At the top of the mount that frames Viana do Castelo stands the “Santuário do Sagrado Coração de Jesus”. Visible from kilometers away, as if welcoming those who enter the city, the temple crowns the “Princess of Lima”. Those who choose to climb the mount are rewarded with a breathtaking panorama, where the bucolic and lush valley merges with the modernity and urbanity of the city, all accompanied by the meandering Lima River that flows into the Atlantic, where we can still almost see the Caravels that once set sail for the Age of Discoveries – all in one place, all in one view.

The sublime beauty of nature combines with human ingenuity, with the Sanctuary glorifying the Sacred Heart of Jesus and Santa Luzia, the advocate of sight, who earned the gratitude of Captain Luís de Andrade e Sousa after he suffered from a serious eye ailment. In the former chapel of Santa Luzia, Andrade e Sousa asks Santa to help him, and after recovering, he thanks her by establishing the “Confraria de Santa Luzia” in Viana do Castelo.

For visitors to the city or its residents, climbing mount is a sign of a different experience that will leave a sweet memory of the city. In addition to the imposing religious structure, you can also stroll through the secluded linden tree garden, have a picnic in the picnic area, and even climb to the dome, where you’ll enjoy a 360º view.


Thanksgiving Devotion

Commonly called the church of Santa Luzia, the patron of the monument is, however, the Sacred Heart of Jesus. Historically, the people of Viana had been devoted to it since 1743. However, it was in 1918, during the pneumonic pandemic, that the city consecrated itself to the Sacred Heart of Jesus. Terrified by the violence of the outbreak and mourning the loss of so many who had perished, the people of Viana vowed to climb annually on a pilgrimage to “Monte de Santa Luzia” if no more lives were taken. When the mortality ceased, the inhabitants fulfilled their promise, and they began ascending the mount annually in 1920. The temple itself had already been under construction since 1904. To this day, the promise is kept with a pilgrimage from the city to the top of the hill on the nearest Sunday to the liturgical feast of the Sacred Heart of Jesus.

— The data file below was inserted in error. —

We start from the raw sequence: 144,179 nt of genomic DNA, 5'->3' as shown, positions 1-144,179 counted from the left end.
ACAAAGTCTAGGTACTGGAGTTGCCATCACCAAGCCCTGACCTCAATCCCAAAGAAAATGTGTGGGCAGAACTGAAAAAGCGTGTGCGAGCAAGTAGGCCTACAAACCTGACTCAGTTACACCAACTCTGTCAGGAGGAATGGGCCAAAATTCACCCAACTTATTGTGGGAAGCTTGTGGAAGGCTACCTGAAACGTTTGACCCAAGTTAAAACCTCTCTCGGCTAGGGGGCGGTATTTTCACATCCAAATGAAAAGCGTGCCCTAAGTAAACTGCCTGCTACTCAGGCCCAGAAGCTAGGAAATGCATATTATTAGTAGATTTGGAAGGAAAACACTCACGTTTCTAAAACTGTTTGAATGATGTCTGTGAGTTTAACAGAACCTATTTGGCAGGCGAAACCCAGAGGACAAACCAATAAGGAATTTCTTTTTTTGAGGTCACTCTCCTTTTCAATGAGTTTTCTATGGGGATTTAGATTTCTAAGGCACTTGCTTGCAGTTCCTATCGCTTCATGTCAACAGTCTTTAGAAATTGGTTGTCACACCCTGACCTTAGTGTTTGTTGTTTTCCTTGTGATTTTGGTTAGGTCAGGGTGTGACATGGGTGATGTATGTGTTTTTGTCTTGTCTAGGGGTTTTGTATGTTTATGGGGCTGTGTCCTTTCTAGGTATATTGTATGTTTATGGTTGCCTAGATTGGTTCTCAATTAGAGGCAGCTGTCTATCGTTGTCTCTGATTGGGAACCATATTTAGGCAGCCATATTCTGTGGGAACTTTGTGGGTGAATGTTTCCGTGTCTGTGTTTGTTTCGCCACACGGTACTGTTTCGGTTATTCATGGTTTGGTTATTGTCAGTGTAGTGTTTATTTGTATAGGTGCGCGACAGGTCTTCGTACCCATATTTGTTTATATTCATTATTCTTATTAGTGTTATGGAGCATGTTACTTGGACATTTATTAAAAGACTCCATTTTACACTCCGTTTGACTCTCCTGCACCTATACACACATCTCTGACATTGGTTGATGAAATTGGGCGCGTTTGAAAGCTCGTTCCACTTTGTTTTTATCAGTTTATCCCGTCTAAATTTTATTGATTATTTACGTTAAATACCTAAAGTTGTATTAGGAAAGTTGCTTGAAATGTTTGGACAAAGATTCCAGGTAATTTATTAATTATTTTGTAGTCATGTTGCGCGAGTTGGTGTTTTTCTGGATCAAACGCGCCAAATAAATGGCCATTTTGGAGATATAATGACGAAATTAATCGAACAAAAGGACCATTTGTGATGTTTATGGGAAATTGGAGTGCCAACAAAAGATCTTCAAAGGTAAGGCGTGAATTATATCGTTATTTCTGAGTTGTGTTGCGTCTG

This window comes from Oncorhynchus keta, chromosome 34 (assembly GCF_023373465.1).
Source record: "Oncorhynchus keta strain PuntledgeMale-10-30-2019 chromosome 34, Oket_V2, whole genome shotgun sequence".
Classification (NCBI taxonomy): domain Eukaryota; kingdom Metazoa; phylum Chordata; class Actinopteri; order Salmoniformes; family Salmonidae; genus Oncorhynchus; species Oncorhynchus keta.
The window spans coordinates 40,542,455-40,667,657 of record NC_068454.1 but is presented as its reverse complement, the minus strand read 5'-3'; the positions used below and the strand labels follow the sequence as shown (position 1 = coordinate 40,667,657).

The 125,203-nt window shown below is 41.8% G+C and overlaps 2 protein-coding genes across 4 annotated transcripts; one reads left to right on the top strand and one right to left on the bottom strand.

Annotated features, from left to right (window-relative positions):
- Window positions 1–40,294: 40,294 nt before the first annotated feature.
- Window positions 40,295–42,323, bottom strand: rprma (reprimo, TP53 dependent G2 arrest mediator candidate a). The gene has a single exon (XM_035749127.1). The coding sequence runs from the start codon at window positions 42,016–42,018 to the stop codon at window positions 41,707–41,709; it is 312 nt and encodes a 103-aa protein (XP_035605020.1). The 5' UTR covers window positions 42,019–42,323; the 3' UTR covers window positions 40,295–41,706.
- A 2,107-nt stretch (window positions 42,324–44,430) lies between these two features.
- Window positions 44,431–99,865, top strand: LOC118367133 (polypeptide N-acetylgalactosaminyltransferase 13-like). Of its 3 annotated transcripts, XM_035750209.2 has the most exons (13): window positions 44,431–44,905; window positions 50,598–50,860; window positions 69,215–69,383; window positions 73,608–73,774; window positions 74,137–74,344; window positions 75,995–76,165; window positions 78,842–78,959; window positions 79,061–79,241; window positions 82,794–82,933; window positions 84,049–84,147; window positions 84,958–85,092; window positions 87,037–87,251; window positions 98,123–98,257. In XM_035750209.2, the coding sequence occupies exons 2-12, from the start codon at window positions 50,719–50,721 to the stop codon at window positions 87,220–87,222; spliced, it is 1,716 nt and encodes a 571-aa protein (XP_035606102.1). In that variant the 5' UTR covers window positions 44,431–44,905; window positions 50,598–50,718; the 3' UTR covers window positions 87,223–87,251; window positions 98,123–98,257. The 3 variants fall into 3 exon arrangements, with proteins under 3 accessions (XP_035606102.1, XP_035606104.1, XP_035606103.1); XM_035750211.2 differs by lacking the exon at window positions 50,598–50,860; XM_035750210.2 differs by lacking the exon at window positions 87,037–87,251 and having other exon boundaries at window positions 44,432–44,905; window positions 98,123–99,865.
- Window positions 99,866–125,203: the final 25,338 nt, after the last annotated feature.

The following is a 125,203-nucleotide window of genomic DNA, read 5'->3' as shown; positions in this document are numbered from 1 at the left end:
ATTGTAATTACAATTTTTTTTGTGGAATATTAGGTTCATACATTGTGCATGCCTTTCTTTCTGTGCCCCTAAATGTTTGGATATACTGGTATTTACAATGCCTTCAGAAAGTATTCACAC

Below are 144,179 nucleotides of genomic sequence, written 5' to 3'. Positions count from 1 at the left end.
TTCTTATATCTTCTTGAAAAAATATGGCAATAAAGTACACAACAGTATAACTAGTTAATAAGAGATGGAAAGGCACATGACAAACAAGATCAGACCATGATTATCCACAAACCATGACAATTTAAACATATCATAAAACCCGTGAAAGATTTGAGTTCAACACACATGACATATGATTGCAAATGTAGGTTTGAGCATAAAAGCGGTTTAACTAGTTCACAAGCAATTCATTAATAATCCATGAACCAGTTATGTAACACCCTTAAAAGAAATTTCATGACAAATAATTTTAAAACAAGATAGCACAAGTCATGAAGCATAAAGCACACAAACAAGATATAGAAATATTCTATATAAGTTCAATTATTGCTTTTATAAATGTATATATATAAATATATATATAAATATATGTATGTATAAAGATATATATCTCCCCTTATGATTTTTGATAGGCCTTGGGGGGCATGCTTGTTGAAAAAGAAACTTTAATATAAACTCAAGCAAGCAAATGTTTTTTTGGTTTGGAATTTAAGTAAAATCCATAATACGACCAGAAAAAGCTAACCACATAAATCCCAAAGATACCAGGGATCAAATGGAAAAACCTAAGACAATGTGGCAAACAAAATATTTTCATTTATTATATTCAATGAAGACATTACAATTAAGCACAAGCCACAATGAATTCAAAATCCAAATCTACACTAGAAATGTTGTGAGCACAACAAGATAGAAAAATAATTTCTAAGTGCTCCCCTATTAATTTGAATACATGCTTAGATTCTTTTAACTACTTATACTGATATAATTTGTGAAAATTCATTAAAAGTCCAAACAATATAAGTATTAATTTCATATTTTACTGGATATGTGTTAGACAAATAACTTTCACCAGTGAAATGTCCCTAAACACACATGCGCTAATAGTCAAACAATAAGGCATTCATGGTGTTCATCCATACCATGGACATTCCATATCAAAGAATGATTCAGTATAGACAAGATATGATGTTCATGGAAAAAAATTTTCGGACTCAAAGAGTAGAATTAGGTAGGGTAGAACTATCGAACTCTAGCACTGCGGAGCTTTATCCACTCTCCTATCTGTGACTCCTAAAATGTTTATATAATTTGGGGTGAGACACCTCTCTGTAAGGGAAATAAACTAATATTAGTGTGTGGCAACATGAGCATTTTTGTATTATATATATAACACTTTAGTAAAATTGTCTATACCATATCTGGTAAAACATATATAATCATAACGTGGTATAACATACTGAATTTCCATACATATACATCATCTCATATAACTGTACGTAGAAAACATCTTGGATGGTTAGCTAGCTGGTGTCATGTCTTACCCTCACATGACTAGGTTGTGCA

Pilgrimages had already begun in the previous century, although they were less organized and without a fixed schedule. In 1984, when the devotees climbed the hill during the “Festas d’Agonia”, Father Dias Silvares suggested the creation of a statue of the Sacred Heart of Jesus on top of the hill to watch over and bless the city, the Minho region, and the entire nation. Sculptor Aleixo Queiroz Ribeiro was chosen to execute the work.




After the monumental and artistic column, which was supposed to serve as support for the statue, was built, it was discovered that it couldn’t bear the weight of the statue, which was strongly leaning forward. Therefore, the statue was placed on a pedestal in front of the chapel of Santa Luzia, which would only be demolished in 1926. Taking advantage of the majestic column, Miguel Ventura Terra, one of the greatest architects of his time, envisioned an identical column to be placed in front of the temple to be constructed, serving as support for two angels. Between these two columns, Ventura Terra designed a magnificent temple, whose beauty and grandeur are only matched by the landscape it is set in.